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Re: I need a new boat

In reply to this post by David Bewick
David

A few other designs you might consider, in no particular order...

Paul Fisher: 10' & 12' Cobles

Andrew Wolstenholme: 11' Coot & 12'6" Mallard

Paul Gartside: 12'3" Riff, design 136 & 11' Plywood Yacht Tender, design 120 (More suitable than name might suggest)

Joel White: 12'10" Pooduck Skiff, plans from WB

Hope this helps

Pete G, Water Craft



Chris Waite Chris Waite
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Re: I need a new boat

A rowing, sailing twelve footer?

You could always go for a Premise 12....

 

Keeps up with the Cygnus 15 (well maybe, almost nearly, a bit-ish - Mr Partridge?) under oar and points higher and goes faster than for instance a Mirror dinghy under sail.  Could be beamier than the original if you don't have bollards to contend with.  Or if you consider that you'd like a bit more of this parameter, or a bit less of that dimension - it's easy to include such fancies.

It's not exactly sophisticated in the way of a build, but that's the whole point of the design.  The Einstein bit comes into play again - why make something complicated if it can be simplified?

Which reminds me, I still owe editor Pete an article

I just have the last half of a house to go Pete

And then I can return to

My literary reveries

In peace

CW

David Bewick David Bewick
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Re: I need a new boat

Thanks, guys, for the suggestions of others to consider.

Ah, yes, the Premise 12.  I was only thinking to myself the other day, Chris, that at least I don't have the bollard problem to contend with!

David.
John P John P
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Re: I need a new boat

In reply to this post by David Bewick
David Bewick wrote
Folks, I need to pick your brains.  To cut a long story short, we are now living in Newton Ferrers in a property that we redeveloped.  This has quite a lot going for it - not least that the garage/boathouse door is 15 m from the top of the slipway!  However, my beloved 14' Aber only just fits in the aforementioned space with the trolley handle hard against the door and with no room to swing anything, let alone a cat.
David - that is a surprise - it seems that you now live about 2 miles from us, albeit with an arm of the sea in between - maybe we can meet up to talk about boats and sailing. I think the last time we met was on the ferry out to Semaine du Golfe but we never saw you after that since you were allocated to a different fleet.  As for the 'need' for a new boat, your 14 foot boat will just fit in the garage, a 12 foot one will give you 2 foot space at one end, why would that be so important - I suspect a ruse to justify more boat building?!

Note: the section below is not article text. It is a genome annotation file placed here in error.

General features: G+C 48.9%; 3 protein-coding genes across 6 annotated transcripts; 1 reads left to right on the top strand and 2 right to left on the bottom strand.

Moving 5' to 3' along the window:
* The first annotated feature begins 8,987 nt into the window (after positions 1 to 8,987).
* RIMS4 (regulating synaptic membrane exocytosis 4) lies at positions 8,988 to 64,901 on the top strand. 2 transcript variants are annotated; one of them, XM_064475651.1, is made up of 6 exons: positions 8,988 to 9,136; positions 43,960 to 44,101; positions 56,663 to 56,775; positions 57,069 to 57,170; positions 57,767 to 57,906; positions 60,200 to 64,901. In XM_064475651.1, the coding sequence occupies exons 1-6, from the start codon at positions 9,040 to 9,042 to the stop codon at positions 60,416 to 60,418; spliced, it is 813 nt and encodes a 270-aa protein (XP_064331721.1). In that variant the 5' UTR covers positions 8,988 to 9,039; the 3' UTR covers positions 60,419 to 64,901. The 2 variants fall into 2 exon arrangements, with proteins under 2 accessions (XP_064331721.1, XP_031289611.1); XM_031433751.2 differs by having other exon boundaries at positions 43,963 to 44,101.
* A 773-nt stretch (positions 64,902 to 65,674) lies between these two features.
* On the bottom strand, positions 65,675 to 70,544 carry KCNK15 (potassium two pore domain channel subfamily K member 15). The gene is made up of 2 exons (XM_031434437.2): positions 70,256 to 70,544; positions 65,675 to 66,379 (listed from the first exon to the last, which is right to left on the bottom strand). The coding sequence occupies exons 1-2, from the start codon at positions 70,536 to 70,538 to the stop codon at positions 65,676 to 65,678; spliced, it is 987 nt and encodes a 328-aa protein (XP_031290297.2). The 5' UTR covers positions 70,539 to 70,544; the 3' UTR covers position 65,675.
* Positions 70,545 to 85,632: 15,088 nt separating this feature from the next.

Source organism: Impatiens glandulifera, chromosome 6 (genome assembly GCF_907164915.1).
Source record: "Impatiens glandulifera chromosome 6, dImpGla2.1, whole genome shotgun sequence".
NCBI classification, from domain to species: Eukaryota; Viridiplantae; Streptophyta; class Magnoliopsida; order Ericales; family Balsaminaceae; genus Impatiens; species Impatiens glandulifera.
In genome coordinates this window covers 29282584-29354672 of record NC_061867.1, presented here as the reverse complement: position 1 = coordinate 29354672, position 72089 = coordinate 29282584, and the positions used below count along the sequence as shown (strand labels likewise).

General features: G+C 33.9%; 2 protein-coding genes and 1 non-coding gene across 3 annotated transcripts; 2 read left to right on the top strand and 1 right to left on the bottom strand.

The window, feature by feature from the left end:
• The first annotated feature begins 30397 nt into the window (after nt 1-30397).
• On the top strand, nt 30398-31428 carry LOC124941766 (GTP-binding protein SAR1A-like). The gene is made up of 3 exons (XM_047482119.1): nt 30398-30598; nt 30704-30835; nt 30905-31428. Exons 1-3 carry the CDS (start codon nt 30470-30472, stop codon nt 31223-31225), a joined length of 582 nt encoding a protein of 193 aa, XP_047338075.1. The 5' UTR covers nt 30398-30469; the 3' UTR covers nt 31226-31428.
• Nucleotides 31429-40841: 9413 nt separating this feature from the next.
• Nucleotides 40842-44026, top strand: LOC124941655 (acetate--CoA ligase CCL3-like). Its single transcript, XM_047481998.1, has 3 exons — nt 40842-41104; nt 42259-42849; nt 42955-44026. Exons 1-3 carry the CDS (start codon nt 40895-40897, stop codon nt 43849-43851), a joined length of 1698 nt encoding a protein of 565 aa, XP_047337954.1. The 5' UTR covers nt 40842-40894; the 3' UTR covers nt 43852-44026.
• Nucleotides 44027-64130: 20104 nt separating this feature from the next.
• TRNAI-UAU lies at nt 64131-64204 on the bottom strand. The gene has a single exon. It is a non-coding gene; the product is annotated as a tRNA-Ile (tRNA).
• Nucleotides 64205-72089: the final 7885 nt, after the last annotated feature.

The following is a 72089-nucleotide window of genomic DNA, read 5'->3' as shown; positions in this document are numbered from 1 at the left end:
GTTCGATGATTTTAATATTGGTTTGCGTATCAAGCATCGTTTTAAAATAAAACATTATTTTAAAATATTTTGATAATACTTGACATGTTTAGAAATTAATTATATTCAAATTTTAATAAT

John
Julian Taylor Julian Taylor
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Re: I need a new boat

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I built my Morbic 12 over the winter of 2012/13 and decided on that design after chatting with you and several others at the previous Beale Park show.
My requirements were for a boat that could be sailed and launched single handed, our yacht club has a couple of ramps over the river wall, and also be built in my workshop.
You convinced me of the desirability of getting Alec Jordan to chop up the ply as the space I had available, around 22 x 12 in old money, didn't give a lot of room for this operation alongside setting up the moulds. Like you I also enjoy building stuff so was a little disappointed that Morbic turned out a perfect choice for me, no excuse to build another.

I'm just back from the Barton Turf meet having extended the weekend to sail off on my own for a few days. There are a few pics of my boat on that post and the link to the SOTP site. The boat is roomy for one to sleep in, sails well with the usual limitations of a traditional rig and most importantly looks great. I borrowed a few ideas from Adrian Donovan's boat, I've never seen the boat or met him though he does live around here somewhere. These include seat slats and floorboards, essential for cruising in, a collar round the mast on the foredeck and a whole bundle of other little things that we change as we go along.

The boat is stable, rows well and I'm growing more pleased with her as I learn more how to handle her better.
The Guillemot was also on my list but I reckon the Morbic is a better boat for me.

Enjoy your cogitations.

Julian  
David Bewick David Bewick
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Julian,